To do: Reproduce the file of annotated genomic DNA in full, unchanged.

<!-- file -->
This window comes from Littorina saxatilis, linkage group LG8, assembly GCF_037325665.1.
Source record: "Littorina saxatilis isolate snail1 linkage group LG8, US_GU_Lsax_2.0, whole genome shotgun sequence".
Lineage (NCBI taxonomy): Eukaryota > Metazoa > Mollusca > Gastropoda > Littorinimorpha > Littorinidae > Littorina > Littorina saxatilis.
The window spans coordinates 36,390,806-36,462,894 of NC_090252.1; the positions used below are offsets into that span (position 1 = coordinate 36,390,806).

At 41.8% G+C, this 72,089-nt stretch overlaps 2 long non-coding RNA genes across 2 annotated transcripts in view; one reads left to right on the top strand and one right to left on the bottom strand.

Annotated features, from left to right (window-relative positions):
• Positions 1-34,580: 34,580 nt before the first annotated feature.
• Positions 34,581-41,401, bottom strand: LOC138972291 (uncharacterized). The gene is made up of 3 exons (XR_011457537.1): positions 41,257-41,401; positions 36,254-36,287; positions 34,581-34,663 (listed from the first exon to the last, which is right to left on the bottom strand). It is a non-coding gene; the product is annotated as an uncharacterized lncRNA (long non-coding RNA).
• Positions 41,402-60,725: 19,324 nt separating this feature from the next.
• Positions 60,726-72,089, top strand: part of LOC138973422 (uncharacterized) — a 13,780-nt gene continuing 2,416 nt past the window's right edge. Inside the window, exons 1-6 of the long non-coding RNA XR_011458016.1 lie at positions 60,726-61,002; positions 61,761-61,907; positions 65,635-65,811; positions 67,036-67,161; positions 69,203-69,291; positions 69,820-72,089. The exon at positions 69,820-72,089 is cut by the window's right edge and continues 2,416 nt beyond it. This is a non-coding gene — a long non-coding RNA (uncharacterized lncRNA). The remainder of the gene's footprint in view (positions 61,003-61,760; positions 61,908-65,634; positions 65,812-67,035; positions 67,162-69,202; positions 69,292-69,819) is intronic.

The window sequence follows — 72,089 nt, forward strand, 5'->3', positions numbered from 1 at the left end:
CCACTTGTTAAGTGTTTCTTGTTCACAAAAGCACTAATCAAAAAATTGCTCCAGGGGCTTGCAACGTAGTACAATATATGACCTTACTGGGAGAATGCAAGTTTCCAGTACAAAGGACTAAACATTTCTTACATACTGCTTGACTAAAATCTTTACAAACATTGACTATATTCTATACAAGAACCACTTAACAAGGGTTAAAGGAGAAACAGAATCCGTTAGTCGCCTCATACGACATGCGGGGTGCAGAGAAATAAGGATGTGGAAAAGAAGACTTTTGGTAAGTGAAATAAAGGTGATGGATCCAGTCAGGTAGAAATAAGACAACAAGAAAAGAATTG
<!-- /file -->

This window comes from Littorina saxatilis, linkage group LG8, assembly GCF_037325665.1.
Source record: "Littorina saxatilis isolate snail1 linkage group LG8, US_GU_Lsax_2.0, whole genome shotgun sequence".
Lineage (NCBI taxonomy): Eukaryota > Metazoa > Mollusca > Gastropoda > Littorinimorpha > Littorinidae > Littorina > Littorina saxatilis.
The window spans coordinates 36,390,806-36,462,894 of NC_090252.1; the positions used below are offsets into that span (position 1 = coordinate 36,390,806).

At 41.8% G+C, this 72,089-nt stretch overlaps 2 long non-coding RNA genes across 2 annotated transcripts in view; one reads left to right on the top strand and one right to left on the bottom strand.

Annotated features, from left to right (window-relative positions):
• Positions 1-34,580: 34,580 nt before the first annotated feature.
• Positions 34,581-41,401, bottom strand: LOC138972291 (uncharacterized). The gene is made up of 3 exons (XR_011457537.1): positions 41,257-41,401; positions 36,254-36,287; positions 34,581-34,663 (listed from the first exon to the last, which is right to left on the bottom strand). It is a non-coding gene; the product is annotated as an uncharacterized lncRNA (long non-coding RNA).
• Positions 41,402-60,725: 19,324 nt separating this feature from the next.
• Positions 60,726-72,089, top strand: part of LOC138973422 (uncharacterized) — a 13,780-nt gene continuing 2,416 nt past the window's right edge. Inside the window, exons 1-6 of the long non-coding RNA XR_011458016.1 lie at positions 60,726-61,002; positions 61,761-61,907; positions 65,635-65,811; positions 67,036-67,161; positions 69,203-69,291; positions 69,820-72,089. The exon at positions 69,820-72,089 is cut by the window's right edge and continues 2,416 nt beyond it. This is a non-coding gene — a long non-coding RNA (uncharacterized lncRNA). The remainder of the gene's footprint in view (positions 61,003-61,760; positions 61,908-65,634; positions 65,812-67,035; positions 67,162-69,202; positions 69,292-69,819) is intronic.

The window sequence follows — 72,089 nt, forward strand, 5'->3', positions numbered from 1 at the left end:
CCACTTGTTAAGTGTTTCTTGTTCACAAAAGCACTAATCAAAAAATTGCTCCAGGGGCTTGCAACGTAGTACAATATATGACCTTACTGGGAGAATGCAAGTTTCCAGTACAAAGGACTAAACATTTCTTACATACTGCTTGACTAAAATCTTTACAAACATTGACTATATTCTATACAAGAACCACTTAACAAGGGTTAAAGGAGAAACAGAATCCGTTAGTCGCCTCATACGACATGCGGGGTGCAGAGAAATAAGGATGTGGAAAAGAAGACTTTTGGTAAGTGAAATAAAGGTGATGGATCCAGTCAGGTAGAAATAAGACAACAAGAAAAGAATTG